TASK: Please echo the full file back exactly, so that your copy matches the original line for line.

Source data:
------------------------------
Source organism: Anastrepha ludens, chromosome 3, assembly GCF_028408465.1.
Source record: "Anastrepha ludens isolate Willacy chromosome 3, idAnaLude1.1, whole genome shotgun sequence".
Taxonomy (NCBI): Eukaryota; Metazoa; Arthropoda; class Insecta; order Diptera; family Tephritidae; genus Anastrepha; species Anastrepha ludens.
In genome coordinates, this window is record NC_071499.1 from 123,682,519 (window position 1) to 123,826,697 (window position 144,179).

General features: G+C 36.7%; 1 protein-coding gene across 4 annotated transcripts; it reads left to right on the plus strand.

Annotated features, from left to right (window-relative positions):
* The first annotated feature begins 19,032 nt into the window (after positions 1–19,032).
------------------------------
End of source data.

Source organism: Anastrepha ludens, chromosome 3, assembly GCF_028408465.1.
Source record: "Anastrepha ludens isolate Willacy chromosome 3, idAnaLude1.1, whole genome shotgun sequence".
Taxonomy (NCBI): Eukaryota; Metazoa; Arthropoda; class Insecta; order Diptera; family Tephritidae; genus Anastrepha; species Anastrepha ludens.
In genome coordinates, this window is record NC_071499.1 from 123,682,519 (window position 1) to 123,826,697 (window position 144,179).

General features: G+C 36.7%; 1 protein-coding gene across 4 annotated transcripts; it reads left to right on the plus strand.

Annotated features, from left to right (window-relative positions):
* The first annotated feature begins 19,032 nt into the window (after positions 1–19,032).